I should totes be asleep as I’m not nearly over this cold I have, but this is really bothering the shit out of me.
I mentioned a few weeks back that I’m teaching this Algebra/Geometry hybrid course this year. Basically at our school, we’ve found that while all of our kids are decent at algebra, some of them could really use a stronger foundation heading in to Algebra 2. To that end, we sort our 9th grade either into a full Geometry course, or a “hybrid” Algebra/Geometry course. Students take Algebra for the first semester (culminating in the Regents exam), and then Geometry for the second semester (again culminating in a Regents exam. EFFECTIVE TESTING!**). The goal of the first section is to help build a stronger foundation in Algebra, and the second section is to expose them to certain ideas in Geometry (including proofs) before they head into Algebra 2 and the IB curriculum during Junior and Senior year (all our kids take IB at some level).
Prior to my arrival at this school, the same teacher had been teaching Hybrid for three years. She had a lot of things down really well and it was a curriculum that worked really well for her. My co-planner and I have all of her notes and materials to work from. Our department head and AP (and even the former teacher) have said “Don’t feel like you have to use those materials if you’d rather take it in a different direction. Teach stuff that you think is interesting!”
The problem is, I find that feedback to be terrifyingly open-ended.
I think Algebra 1 can be a really interesting, deep topic. I think there’s a lot of depth in there that the traditional Algebra 1 Regents Prep curriculum (which I think a lot of these kids are coming from) leaves out. If I draw one more line on a board and a kid says “Oh, that’s a slope” I might literally shoot laser beams out of my eyes. Kids are lazy about Algebra and while they know a lot of procedures, they don’t know a lot of concepts. So it sounds like this is a perfect opportunity to teach that to them!
Except I don’t trust my abilities to teach that to them. Or more importantly for there to be tangible things for students to take away. I worry it will be a lot of “Oh, we talked a lot in class, but I forgot about what.” And I want to create a through-line for the Algebra section of this class, but I can’t figure out what to use. In Algebra 2 we’re using functions, but do we make that our through-line for Algebra 1 also? Do I tie that into Statistics through Regression?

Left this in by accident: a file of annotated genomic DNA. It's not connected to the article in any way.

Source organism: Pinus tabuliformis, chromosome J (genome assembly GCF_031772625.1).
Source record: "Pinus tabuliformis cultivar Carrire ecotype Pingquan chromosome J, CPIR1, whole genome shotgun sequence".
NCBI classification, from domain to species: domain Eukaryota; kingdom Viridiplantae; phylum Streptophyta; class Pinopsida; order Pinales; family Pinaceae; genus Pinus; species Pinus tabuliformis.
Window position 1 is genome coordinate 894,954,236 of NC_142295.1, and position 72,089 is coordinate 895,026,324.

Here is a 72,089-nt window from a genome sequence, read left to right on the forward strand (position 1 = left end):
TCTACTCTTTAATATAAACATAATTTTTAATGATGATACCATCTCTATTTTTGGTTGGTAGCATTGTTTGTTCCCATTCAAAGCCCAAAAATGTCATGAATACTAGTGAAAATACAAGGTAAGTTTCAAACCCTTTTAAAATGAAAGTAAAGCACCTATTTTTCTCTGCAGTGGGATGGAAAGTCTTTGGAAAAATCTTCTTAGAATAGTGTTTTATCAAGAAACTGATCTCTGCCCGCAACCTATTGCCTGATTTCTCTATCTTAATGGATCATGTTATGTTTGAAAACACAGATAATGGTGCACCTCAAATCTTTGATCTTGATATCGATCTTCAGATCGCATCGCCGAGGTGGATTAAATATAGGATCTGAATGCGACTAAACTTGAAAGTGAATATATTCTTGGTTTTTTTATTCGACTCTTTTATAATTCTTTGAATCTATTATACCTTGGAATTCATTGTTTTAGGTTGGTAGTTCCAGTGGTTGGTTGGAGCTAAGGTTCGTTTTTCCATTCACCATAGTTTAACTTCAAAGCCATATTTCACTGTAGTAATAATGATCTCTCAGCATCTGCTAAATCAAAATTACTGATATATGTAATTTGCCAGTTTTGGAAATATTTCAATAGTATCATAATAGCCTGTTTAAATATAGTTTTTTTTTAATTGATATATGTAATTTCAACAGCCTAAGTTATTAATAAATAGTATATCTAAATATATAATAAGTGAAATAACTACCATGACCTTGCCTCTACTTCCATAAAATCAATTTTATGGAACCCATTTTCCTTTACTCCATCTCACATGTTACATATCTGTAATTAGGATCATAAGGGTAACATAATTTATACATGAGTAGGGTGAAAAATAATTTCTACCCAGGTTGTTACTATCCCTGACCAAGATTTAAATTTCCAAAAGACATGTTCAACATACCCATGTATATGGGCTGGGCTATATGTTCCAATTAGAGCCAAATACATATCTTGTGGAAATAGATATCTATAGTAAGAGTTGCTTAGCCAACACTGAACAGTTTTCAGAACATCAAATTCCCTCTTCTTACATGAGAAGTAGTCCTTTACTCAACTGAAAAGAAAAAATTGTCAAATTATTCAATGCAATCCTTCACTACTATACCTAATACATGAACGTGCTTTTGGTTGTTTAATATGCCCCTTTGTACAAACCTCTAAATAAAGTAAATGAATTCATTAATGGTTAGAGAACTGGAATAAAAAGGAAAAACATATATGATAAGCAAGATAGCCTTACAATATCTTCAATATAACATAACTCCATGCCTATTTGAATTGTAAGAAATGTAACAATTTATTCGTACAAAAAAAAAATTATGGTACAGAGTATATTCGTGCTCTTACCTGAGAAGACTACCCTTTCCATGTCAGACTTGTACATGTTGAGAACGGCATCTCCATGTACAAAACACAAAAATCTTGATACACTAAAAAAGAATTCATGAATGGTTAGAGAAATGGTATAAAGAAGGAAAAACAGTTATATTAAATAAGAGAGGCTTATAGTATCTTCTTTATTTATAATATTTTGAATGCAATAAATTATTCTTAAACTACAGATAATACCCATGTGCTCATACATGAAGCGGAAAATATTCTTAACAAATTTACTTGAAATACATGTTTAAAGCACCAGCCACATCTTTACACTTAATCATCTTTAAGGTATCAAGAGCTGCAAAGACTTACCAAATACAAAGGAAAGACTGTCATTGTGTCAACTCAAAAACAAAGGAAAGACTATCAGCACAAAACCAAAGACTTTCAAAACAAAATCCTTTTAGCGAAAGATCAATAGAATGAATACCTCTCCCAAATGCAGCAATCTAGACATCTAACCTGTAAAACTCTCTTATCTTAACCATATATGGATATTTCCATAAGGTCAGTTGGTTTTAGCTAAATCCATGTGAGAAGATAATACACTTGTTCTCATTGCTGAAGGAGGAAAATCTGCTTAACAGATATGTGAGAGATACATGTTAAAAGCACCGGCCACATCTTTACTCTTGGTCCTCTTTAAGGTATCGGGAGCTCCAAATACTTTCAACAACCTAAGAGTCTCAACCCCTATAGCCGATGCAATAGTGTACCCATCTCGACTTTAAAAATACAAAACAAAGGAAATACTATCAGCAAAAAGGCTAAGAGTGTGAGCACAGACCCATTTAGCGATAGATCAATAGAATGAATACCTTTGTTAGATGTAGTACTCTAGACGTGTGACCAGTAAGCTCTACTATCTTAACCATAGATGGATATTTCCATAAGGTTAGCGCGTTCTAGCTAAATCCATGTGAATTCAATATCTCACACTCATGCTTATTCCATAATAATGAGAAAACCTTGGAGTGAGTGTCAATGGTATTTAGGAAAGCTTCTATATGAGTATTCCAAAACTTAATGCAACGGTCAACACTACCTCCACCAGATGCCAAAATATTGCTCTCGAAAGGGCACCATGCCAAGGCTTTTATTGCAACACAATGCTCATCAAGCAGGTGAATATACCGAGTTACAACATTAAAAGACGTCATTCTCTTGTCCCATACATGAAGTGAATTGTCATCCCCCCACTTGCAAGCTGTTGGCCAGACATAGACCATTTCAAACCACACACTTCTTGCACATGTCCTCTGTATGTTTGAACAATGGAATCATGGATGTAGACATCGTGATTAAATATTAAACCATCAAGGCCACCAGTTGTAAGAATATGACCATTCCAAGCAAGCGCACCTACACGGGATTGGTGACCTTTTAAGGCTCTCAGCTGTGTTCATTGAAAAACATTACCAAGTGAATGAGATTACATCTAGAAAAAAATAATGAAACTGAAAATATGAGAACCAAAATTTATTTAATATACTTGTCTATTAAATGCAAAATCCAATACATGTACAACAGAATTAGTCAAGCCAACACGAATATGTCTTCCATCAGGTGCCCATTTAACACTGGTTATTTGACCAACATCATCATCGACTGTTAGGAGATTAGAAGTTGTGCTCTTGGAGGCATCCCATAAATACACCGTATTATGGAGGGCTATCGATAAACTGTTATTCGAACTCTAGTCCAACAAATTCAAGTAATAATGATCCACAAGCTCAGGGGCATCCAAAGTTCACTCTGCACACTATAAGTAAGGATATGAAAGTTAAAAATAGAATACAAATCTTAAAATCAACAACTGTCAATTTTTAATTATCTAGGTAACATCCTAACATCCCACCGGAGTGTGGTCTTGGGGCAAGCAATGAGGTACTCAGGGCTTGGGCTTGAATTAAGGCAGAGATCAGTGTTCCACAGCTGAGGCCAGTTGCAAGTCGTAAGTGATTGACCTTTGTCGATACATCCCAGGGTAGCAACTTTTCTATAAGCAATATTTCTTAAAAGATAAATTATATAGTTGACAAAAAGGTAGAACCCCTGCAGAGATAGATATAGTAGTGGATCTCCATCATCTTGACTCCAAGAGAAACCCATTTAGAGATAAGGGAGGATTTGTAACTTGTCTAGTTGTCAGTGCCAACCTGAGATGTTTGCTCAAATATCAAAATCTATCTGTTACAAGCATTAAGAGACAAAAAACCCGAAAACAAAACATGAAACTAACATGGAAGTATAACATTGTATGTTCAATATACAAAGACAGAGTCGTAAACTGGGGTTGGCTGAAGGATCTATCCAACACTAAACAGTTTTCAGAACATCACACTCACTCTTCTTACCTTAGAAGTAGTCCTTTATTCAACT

Or do I take a completely different tack and try to find real-world applications of all this material? Do I reactivate my Mathalicious account and start implementing all of their fancy-pants projects? Do I give students independent research projects to complete to help them find their own connections and discover more depth on their own?
I feel like I have this fantastic, cool, mathematically engaging opportunity, and I feel like I’m wasting it. These kids are almost never going to work with linear functions again in high school, at least not theory-wise. But I’m not sure I’m a good enough teacher yet to get to all this stuff. And I’m not sure I’m a smart enough mathematician to explain it in simple ways.
This was all brought about by the fact that I spent three hours planning a lesson on fucking histograms. HISTOGRAMS. This is not super complicated stuff. But I agonize over how to engage the third of my class that learned all this two years ago while at the same time engaging the third of my class that thinks I’m speaking a different language. Which is hardly a unique problem to have in education, and again our kids are skilled enough that even the “low-performers” still do pretty well. But I want this all to mean something and that is stressful and tiring.
So I don’t know what to do. I’d welcome any suggestions if someone could give me a good BIG IDEA or two for this semester. If you only had four months to reinforce Algebra 1, what is most important?
And with that I’m going to sleep because it’s stupid that I’m still up this late.
** In my school’s defense, everyone has been like “Yeah, the test is important, but our kids will probably pass anyway, so don’t let that be a huge guiding factor for you.” I just think the tests are annoying.